|Timber Wolf - Canis lupus|
Canon 7D + Canon 300mm f2.8L IS
Jasper, NP Canada
In 1986 I took my first trip to Denali National Park. Our group met near Savage Creek, camped in the open air and prepped for a long back-country hike. Cocooned by the down of our bags, we kept the tents packed and hoped for a quick start. That was the night when I heard them for the first time. With eyes closed I can still hear the prolonged cries echoing across the sub-arctic sky. I watched the Northern Lights dance, and listened for competing packs staking claims to parcels of land. I didn’t see any ghosts that year, nor the next during a trek through the Kenai, but I knew they were there.
I live in Minnesota, the land of 3000 wolves... soon to be 2600. I am a teacher, biologists and nature photographer. I’ve traveled across my state, headed west to Yellowstone and northeast to the Wisconsin borderlands. I search for the ghosts who meander through forests, hunt in packs and hide in plain sight. I hear them while camping in the North Woods, can track them at a nearby refuge and have caught a glimpse of their hollow eyes during early morning drives. Yet, these midwestern wolves, immigrants from Canada, have been an elusive target.
Hiking along the bed of the Toklat, we saw our first mated pair. One black the other white, they are my metaphor for the rugged beauty that is Alaska. Black and white were famous, stars of tourist videos, seen by many and hunted by a wayward shooter looking for game near the National Park border.
So begins and ends this poetic rant. Minnesota, the land of “NICE,” has painted a target on the wolf. Some call it a sport, I call it a tragedy. With 23,000 applicants in a lottery for 6000 permits, the wolves better plan a retreat into the quiet of a deep wood. The Department of Natural Resources hopes to cull the pack by 400, but like many, I think their judgment is flawed. Deer populations continue to outpace our capacity to reduce the herd, and the DNR now endorses a hunt for the one animal that can control the browsers that overgraze the state. Years of hunting prohibition, land management and funding has restored the state’s wolf population and rather that exuding pride in our success, the state sanctions a hunt. This logic defies my own. They celebrate the wolf hunt... what’s next?... the Bald Eagle?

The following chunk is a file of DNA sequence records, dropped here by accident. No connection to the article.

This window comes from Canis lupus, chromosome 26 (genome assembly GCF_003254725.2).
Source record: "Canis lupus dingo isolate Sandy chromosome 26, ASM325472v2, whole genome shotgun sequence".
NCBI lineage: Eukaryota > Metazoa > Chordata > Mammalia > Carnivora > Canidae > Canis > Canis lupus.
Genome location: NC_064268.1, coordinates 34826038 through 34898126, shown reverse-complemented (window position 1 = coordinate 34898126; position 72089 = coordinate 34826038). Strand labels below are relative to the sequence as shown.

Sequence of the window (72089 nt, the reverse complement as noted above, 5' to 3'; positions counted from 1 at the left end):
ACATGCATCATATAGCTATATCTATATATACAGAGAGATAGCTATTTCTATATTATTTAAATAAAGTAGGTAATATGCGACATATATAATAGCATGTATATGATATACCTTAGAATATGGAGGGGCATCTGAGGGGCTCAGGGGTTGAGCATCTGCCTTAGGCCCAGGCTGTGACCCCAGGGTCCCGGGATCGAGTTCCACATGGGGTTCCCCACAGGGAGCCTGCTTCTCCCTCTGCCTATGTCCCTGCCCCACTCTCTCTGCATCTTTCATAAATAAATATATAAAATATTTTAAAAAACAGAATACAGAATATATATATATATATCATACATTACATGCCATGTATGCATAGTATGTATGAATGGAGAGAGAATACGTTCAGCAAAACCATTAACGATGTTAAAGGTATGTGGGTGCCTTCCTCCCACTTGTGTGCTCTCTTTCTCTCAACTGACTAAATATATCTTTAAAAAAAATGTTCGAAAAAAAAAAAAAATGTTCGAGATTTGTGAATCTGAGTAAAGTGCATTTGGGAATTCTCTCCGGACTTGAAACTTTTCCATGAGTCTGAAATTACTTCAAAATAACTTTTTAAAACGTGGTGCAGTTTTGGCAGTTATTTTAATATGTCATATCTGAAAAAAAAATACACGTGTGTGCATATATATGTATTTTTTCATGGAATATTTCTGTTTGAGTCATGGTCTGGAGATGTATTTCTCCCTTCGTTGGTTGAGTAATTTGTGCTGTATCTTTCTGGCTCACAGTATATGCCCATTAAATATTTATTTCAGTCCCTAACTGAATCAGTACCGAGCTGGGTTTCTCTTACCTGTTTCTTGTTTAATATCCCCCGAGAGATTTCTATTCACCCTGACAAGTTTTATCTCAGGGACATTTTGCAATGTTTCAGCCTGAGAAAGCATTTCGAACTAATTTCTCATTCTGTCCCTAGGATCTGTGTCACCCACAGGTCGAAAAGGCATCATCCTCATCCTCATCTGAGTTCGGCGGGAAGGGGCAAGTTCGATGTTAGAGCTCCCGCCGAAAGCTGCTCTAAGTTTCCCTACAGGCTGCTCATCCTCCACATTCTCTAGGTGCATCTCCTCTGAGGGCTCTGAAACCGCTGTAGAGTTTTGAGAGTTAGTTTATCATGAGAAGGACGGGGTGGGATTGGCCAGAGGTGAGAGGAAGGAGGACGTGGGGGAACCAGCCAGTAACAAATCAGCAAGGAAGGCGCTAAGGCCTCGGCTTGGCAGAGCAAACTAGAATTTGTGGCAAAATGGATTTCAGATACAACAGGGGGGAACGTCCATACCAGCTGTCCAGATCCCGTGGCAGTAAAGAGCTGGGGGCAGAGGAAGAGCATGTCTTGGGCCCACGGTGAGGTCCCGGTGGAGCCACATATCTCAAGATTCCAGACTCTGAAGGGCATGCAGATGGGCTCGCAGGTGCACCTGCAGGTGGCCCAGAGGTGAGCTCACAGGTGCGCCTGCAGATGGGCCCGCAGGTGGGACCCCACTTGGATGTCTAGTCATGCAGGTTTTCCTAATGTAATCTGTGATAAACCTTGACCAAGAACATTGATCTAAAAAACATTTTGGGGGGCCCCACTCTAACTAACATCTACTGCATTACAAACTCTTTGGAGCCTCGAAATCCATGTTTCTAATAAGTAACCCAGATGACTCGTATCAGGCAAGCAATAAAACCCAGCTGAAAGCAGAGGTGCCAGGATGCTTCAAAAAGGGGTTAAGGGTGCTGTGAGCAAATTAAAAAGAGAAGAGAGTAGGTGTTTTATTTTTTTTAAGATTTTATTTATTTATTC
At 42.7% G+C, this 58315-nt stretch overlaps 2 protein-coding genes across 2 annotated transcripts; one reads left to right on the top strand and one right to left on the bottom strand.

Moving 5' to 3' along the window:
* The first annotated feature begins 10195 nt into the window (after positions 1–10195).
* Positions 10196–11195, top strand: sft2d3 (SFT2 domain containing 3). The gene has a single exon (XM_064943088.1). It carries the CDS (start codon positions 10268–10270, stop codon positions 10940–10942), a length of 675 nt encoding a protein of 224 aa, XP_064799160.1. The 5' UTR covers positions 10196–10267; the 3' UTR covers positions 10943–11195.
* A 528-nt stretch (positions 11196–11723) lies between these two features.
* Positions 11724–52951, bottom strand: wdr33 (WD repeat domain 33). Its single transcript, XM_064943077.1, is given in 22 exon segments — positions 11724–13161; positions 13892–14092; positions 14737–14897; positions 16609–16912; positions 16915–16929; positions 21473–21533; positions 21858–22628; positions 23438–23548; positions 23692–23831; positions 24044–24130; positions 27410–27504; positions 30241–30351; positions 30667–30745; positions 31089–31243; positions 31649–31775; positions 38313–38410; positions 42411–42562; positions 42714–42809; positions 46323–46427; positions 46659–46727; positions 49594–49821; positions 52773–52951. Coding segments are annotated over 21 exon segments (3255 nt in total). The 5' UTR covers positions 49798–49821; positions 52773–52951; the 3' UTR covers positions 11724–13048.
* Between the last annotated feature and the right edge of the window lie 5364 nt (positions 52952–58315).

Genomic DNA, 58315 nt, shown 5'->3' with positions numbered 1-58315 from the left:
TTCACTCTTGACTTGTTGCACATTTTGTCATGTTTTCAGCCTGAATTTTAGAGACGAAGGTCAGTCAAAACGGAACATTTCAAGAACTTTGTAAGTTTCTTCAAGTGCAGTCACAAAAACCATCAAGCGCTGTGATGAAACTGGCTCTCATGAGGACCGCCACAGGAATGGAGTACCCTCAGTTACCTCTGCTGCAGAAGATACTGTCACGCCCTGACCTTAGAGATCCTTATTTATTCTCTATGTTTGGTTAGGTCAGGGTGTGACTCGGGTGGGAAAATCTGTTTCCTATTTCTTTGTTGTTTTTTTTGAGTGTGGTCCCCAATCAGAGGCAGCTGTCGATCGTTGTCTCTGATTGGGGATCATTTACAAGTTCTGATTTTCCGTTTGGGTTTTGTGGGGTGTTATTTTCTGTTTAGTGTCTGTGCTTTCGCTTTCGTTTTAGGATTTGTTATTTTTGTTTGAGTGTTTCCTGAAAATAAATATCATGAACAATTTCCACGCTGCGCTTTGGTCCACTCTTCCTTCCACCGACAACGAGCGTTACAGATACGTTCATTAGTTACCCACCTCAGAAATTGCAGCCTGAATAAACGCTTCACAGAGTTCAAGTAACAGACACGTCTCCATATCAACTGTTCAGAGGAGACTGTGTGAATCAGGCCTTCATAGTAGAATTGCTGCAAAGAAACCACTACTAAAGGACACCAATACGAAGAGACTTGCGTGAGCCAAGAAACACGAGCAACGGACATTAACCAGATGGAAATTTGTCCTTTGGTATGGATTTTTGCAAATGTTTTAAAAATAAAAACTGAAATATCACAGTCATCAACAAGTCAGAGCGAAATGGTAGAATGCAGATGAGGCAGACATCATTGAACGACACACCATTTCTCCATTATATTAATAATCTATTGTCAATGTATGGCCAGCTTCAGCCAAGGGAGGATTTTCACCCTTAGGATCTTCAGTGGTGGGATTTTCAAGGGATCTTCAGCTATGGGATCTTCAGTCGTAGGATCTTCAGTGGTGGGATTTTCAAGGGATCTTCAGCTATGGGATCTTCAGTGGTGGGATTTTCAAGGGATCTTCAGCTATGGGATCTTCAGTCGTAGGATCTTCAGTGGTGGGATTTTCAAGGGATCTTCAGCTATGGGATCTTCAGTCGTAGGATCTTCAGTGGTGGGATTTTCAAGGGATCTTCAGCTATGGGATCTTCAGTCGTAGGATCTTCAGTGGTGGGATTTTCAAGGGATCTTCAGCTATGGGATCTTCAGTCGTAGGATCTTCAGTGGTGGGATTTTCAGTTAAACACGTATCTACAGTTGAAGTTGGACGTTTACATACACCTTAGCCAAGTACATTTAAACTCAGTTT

Enough said. Should you be interested in reading more about this upcoming tragedy, you can learn about future wolf hunts across Minnesota, Wisconsin, and Wyoming at: The Associated Press and Scientific American .
About the leading image... this wolf was photographed during our recent travels to the Canadian Rockies. After a long day of hiking and wildlife viewing we were heading back to the campsite as the sun was setting. We were surprised by the wolf that emerged from the forest, it walked a few paces towards us and disappeared. I shot only 9 pictures and all but one were total blurs. The image pictured is from a treasured moment that rivals my experiences with African Predators and Exotic Costa Rican Birds.
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